Anyone familiar with the NET version?

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shackleton

Puritan Board Junior
I have been familiar with this version for some time and just came across the first official addition.
I was wondering if anyone knew who is responsible for the notes?
I read that the version came into being from input from people through the internet and various verus were chosen based on how clear it was to a majority of people.
I was wondering if anyone knew who originally translated it from Greek and Hebrew.
Also any thoughts on it as a legitimate version.
 

elnwood

Puritan Board Junior
It's a legitimate version. I know scholars and pastors that use it and endorse it, and I've found the translator notes invaluable for my own bible studies. It is the first major translation that solicited input from users via the Internet, but it's certainly not a majority-rules translation.
 

westminken

Puritan Board Freshman
You may not want to hold me to this but I will tell you what I have heard. I know that one of my professors at WTS Dallas, Elliott Greene, translated some of it. He won't tell me which part because that is the way he is. I think for the most part people affiliated with DTS worked on it. I wouldn't let that scare you off. There are some really great professors there so it is not all bad. There may be some dispie leanings in it but as far as a translation it should be solid. Hope this helps.
 

PuritanCovenanter

Moderator
Staff member
If I remember correctly it was a more gender neutral translation due to the fact that the manuscripts were suppose to be. It is primarily done by the Dallas Theological Seminary crowd, if I am not mistaken. We had a representative for the translation come to our Church many moons ago when I attended a GARBC Church in the 90's.

It was done by those who like the critical text or eclectic text. I had no use for it so I never got one. Nor did I support it. Here is their web page. bible.org: Home
 

DMcFadden

Puritanboard Commissioner
As a translation, I find it irritating to use. My preference of the ESV or HCSB may prejudice me a bit. THE value of the NET Bible comes from the 60,000+ notes dealing with the Greek and Hebrew. DTS has always been strong in languages and this effort is no different. Unlike theology where the oldies are often the goodies, linguistic rersearch has advanced significantly since the days of BDB or Thayers. You will find that the notes discuss the text in great detail, and often quite helpfully. And, it is FREE to view on the Internet. For $20 or so you can download a version for Libonix or e-Sword with all of the notes.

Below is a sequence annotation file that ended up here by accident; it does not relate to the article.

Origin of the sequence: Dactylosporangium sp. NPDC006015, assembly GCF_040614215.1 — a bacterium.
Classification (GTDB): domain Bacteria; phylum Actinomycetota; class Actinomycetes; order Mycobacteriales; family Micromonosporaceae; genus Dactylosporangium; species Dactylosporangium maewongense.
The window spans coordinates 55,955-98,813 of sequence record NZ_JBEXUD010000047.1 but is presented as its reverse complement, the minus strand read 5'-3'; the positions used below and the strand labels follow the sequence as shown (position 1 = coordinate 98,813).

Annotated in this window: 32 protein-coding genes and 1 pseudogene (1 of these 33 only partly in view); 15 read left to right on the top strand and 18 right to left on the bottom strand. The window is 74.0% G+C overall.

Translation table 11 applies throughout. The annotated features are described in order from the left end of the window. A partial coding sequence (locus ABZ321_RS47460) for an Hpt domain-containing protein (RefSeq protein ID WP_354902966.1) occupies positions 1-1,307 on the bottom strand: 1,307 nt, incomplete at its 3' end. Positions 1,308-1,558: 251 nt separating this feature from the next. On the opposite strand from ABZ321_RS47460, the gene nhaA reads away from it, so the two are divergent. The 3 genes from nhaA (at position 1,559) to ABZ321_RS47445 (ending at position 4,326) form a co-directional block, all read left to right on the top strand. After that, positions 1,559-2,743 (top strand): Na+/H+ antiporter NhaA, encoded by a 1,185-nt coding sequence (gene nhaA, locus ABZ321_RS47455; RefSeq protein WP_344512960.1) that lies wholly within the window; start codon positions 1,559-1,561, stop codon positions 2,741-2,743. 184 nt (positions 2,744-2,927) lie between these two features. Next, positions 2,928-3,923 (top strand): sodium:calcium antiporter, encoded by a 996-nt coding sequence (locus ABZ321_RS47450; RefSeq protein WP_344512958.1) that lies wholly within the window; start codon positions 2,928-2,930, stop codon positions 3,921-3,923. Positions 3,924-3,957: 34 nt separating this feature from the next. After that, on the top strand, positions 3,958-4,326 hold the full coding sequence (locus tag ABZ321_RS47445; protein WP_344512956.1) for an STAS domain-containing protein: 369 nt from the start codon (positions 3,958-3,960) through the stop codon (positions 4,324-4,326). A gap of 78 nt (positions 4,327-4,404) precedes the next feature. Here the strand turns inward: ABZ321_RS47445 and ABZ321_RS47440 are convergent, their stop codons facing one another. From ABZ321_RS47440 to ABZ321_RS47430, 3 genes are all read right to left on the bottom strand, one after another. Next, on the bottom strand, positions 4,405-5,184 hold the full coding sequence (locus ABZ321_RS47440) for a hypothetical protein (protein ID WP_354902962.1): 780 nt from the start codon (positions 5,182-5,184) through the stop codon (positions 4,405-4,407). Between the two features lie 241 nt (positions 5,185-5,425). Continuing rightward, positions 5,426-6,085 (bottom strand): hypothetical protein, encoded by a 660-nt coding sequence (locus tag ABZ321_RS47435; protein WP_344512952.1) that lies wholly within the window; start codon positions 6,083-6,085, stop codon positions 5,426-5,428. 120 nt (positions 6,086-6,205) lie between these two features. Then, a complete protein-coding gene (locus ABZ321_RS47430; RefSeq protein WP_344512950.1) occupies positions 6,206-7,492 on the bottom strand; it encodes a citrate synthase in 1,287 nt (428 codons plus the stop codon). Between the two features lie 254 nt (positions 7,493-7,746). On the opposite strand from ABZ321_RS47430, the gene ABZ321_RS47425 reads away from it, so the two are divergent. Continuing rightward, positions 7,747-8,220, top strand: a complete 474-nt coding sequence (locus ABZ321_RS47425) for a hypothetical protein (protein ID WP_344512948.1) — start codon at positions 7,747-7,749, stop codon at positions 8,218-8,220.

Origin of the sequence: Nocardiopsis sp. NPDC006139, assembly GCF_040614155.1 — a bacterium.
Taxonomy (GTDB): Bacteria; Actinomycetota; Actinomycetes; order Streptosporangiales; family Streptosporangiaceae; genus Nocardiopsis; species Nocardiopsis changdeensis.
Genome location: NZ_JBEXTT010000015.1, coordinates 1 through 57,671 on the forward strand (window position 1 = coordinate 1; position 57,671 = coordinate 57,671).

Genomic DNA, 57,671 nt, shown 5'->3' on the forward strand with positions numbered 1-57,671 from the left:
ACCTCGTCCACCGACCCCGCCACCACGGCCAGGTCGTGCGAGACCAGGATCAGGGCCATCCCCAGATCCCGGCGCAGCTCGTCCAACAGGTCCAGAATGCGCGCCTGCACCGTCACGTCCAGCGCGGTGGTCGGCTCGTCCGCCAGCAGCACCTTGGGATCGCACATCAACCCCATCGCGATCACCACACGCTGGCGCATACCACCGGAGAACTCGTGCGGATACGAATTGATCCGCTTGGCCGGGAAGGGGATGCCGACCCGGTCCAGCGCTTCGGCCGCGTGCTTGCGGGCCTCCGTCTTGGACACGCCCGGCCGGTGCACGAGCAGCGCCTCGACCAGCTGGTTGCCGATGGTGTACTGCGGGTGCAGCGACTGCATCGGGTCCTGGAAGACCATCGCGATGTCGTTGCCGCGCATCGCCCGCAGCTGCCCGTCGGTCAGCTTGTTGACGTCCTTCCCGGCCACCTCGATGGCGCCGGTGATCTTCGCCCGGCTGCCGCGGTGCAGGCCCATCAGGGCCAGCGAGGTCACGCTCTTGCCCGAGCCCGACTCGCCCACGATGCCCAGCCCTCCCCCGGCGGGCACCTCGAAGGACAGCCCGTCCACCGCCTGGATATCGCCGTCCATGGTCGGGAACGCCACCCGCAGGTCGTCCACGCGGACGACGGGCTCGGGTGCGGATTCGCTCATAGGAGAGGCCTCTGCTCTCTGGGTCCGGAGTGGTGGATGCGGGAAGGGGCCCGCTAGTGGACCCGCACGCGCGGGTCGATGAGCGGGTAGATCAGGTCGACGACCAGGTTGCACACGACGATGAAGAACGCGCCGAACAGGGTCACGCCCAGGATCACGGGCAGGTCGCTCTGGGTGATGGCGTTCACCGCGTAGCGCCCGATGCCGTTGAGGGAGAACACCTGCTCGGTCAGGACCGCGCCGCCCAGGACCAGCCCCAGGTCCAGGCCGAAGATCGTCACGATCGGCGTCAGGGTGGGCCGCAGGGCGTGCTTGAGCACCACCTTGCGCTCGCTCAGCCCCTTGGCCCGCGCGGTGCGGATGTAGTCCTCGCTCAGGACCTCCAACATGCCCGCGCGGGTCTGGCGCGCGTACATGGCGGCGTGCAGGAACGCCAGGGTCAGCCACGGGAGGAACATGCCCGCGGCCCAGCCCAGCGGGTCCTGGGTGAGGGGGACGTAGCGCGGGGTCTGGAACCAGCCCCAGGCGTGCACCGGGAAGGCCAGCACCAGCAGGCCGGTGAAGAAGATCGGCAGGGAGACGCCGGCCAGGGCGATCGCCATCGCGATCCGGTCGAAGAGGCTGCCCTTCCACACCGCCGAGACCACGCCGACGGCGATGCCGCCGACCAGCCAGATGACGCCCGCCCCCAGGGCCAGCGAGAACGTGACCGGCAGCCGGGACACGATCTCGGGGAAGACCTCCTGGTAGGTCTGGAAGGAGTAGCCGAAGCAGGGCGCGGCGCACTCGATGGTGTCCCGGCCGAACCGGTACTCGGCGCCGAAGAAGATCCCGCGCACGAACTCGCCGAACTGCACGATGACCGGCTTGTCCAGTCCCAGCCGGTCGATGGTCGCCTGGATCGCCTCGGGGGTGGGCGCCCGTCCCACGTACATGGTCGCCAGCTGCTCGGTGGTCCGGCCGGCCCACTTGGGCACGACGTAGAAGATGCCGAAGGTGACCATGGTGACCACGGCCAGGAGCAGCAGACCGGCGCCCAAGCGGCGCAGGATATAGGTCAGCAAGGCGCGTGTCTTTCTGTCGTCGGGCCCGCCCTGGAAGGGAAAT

The notes do not reflect a "fundy" or a "dispi" point of view necessarily. For example, here is ONE of several notes on Is 7:14:

"Traditionally, "virgin." Because this verse from Isaiah is quoted in Mat_1:23 in connection with Jesus' birth, the Isaiah passage has been regarded since the earliest Christian times as a prophecy of Christ's virgin birth. Much debate has taken place over the best way to translate this Hebrew term, although ultimately one's view of the doctrine of the virgin birth of Christ is unaffected. Though the Hebrew word used here (עַלְמָה, 'almah) can sometimes refer to a woman who is a virgin (Gen_24:43), it does not carry this meaning inherently. The word is simply the feminine form of the corresponding masculine noun עֶלֶם ('elem, "young man"; cf. 1Sa_17:56; 1Sa_20:22). The Aramaic and Ugaritic cognate terms are both used of women who are not virgins. The word seems to pertain to age, not sexual experience, and would normally be translated "young woman." The Septuagint (LXX) translator(s) who later translated the Book of Isaiah into Greek sometime between the second and first century B.C., however, rendered the Hebrew term by the more specific Greek word παρθένος (parthenos), which does mean "virgin" in a technical sense. This is the Greek term that also appears in the citation of Isa_7:14 n Mat_1:23. Therefore, regardless of the meaning of the term in the OT context, in the NT Matthew's usage of the Greek term παρθένος clearly indicates that from his perspective a virgin birth has taken place."

If a person does not have access to a wide variety of lexical resources, this free and almost free material is a goldmine even if you don't buy the theology at all points.
 

shackleton

Puritan Board Junior
I remember listening to "Focus on the Family" when they were discussing the gender issue as it pertains to bible translations. Wayne Grudem (who is on the translation oversight committee for the ESV), said that they referred to the notes in the NET bible so I figured it would be worth checking out.
 

PuritanCovenanter

Moderator
Staff member
I would add a note that I do appreciate Dr. Kenneth Boa. He is heavily active with Bible.org. Plus he wrote a biography on Kerry Livgren called 'Seed's of Change'. Who couldn't like him for that. I just have more respect for the Majority text. I do read the ESV ever so once in a while but prefer the KJV, NKJV line of manuscripts.
 
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